Creating a datasource creation script
To build a datasource script:

  1. When a virtual machine creates an instance, the following links are auto-generated: VNC and WebSphere. (Open the section Virtual machines in the virtual system instance.)
  2. Click the WebSphere link. Login with UID: virtuser and a password you set.
  3. This example is used when configuring a datasource. After invoking the Integrated Solutions Console, select Resources > JDBC > Data sources from the left menu.
  4. Click the New button in the Preferences section and follow Step 1 to Step 5.
  5. After clicking Finish, in the right pane click Command Assistance > View administrative scripting command for last action.
    Figure 5. Command Assistance
    Command Assistance
  6. Copy the script in screen: Administrative Scripting Commands (such as AdminTask, AdminConfig).
    Figure 6. Copy the script in the screen
    Copy the script in the screen
  7. Update the description in a file like the createDatasource.jy Jython file of the createDatasource.zip by referencing to the scripts copied in Step 6.

Creating an EAR installation script
You just learned how to build a script creating a datasource. Now let's create a script to install an Enterprise Archive file.

  1. When a virtual machine creates an instance, the following links are auto-generated: VNC and WebSphere. (Open the section Virtual machines in the virtual system instance.)
  2. Click the WebSphere link. Login with UID: virtuser and the password you set.
  3. After invoking the Integrated Solutions Console, select Applications > New Application > New Enterprise Application from the left menu.
  4. Enter the path to the new application (where you put the EAR file).
  5. Select Fast Path or Detailed. If you select Fast Path, follow Step 1 to Step 3.
  6. After clicking Finish, in the right pane click Command Assistance > View administrative scripting command for last action.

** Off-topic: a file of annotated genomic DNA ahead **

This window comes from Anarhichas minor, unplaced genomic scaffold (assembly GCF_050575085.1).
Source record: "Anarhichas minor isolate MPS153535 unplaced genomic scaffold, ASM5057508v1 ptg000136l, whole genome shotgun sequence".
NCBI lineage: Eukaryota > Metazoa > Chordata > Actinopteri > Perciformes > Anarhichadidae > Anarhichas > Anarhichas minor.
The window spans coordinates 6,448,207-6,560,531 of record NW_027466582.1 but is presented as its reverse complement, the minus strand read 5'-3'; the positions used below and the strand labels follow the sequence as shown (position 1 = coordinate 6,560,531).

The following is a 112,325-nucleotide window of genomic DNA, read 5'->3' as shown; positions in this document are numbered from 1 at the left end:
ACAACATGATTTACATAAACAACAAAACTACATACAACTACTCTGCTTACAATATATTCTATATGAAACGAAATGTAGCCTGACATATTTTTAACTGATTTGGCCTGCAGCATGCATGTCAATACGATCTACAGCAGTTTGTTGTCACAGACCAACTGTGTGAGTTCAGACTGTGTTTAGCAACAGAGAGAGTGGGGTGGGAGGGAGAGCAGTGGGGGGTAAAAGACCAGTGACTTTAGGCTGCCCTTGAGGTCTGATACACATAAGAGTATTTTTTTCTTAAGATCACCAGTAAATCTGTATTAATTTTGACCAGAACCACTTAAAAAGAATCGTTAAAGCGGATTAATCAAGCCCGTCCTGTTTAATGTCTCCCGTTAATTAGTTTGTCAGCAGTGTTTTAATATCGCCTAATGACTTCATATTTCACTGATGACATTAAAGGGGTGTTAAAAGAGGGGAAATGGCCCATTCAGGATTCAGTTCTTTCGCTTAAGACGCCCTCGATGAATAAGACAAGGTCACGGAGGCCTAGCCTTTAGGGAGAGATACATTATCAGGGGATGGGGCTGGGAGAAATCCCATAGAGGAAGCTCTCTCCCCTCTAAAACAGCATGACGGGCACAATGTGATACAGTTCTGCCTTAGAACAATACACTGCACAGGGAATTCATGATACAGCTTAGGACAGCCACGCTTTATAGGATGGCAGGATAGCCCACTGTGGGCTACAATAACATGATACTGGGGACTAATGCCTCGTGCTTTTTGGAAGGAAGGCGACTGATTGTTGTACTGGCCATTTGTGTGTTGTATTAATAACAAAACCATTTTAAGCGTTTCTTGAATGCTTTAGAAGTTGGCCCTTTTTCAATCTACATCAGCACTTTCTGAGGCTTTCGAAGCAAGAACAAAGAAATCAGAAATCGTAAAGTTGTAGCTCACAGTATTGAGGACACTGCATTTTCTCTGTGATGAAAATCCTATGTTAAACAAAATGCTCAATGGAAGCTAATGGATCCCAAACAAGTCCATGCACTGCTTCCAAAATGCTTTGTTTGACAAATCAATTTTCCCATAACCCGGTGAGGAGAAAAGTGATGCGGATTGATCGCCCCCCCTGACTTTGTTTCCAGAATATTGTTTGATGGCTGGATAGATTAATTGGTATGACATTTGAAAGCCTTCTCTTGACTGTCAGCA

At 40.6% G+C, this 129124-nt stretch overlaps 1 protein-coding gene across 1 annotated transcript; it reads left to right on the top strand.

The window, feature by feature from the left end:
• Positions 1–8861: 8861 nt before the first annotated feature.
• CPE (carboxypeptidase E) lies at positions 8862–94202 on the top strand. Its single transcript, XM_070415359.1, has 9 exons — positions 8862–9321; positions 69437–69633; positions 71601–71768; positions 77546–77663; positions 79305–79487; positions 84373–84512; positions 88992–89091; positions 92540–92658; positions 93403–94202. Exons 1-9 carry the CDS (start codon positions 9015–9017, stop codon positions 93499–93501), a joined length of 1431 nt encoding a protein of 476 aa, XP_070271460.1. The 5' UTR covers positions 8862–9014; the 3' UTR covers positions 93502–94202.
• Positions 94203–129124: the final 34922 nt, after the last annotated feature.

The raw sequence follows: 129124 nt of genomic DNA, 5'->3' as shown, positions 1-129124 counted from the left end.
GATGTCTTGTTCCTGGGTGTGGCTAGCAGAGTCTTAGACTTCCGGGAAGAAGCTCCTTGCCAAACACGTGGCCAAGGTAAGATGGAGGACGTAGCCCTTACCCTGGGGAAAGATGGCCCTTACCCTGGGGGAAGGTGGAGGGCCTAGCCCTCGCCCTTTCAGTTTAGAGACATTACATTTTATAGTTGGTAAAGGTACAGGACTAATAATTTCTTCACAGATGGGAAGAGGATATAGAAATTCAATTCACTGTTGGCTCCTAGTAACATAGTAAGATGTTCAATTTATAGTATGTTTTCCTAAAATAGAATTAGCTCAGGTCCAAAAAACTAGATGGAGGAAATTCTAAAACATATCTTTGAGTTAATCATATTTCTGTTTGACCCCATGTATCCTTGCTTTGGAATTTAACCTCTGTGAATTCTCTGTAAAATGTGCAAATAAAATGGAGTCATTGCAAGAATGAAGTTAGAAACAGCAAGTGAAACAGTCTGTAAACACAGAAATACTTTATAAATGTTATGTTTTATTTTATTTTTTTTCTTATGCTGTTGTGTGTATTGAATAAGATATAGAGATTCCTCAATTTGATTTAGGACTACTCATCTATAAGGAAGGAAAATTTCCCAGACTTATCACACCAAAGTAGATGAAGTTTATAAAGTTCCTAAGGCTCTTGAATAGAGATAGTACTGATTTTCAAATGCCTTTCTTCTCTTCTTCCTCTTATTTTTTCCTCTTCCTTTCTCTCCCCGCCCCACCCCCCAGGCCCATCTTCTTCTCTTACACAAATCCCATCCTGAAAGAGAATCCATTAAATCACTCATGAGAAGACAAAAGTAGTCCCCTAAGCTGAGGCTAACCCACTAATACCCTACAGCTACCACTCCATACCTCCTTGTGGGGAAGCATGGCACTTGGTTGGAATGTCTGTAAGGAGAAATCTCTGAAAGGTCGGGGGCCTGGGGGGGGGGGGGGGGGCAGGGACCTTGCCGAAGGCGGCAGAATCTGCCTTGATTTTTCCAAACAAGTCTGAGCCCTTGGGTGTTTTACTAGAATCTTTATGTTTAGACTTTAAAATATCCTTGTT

7. Copy the script in screen: Administrative Scripting Commands (such as AdminTask, AdminConfig).
  8. Update the description in a file like installApp.jy that can be found in the installApp.zip by referencing to the scripts copied in Step 6.

Export/import a VAP

In a VAP, you can export and import the modules with just one click. In a VSP, however, you need to restore the script packages and add-ons manually and copy the migrating pattern by a deployer command to a new environment.

To prepare:

  1. Download a command line tool from IBM PureApplication System welcome screen and unzip it to <WORKING_DIRECTORY> (approx. 8MB).
    Figure 7. Download the command line tool
    Download the command line tool
  2. If you use a deployer command tool in a DBCS environment, then move to <WORKING_DIRECTORY>\deployer.cli\lib\3.1.0.0-20111118232331. The directory name is different depending on the version. Edit the registry file; uncomment the two rows (Figure 8) and edit the codeset.
    Figure 8. In a DBCS environment
    In a DBCS environment

A DBCS (double-byte character set) environment is one in which the character set is comprised of all characters (including control characters) encoded in two bytes OR merely every graphic character not representable by an accompanying S(ingle)BCS is encoded in two bytes. A DBCS supports national languages that contain a large number of unique characters or symbols, for example Japanese, Korean, and Chinese.

To export:

  1. Download and save the script packages (if any, add-ons as well) for the subject pattern.
  2. Move to <WORKING_DIRECTORY>\deployer.cli\bin and run a deployer command. A sample command can be something like this: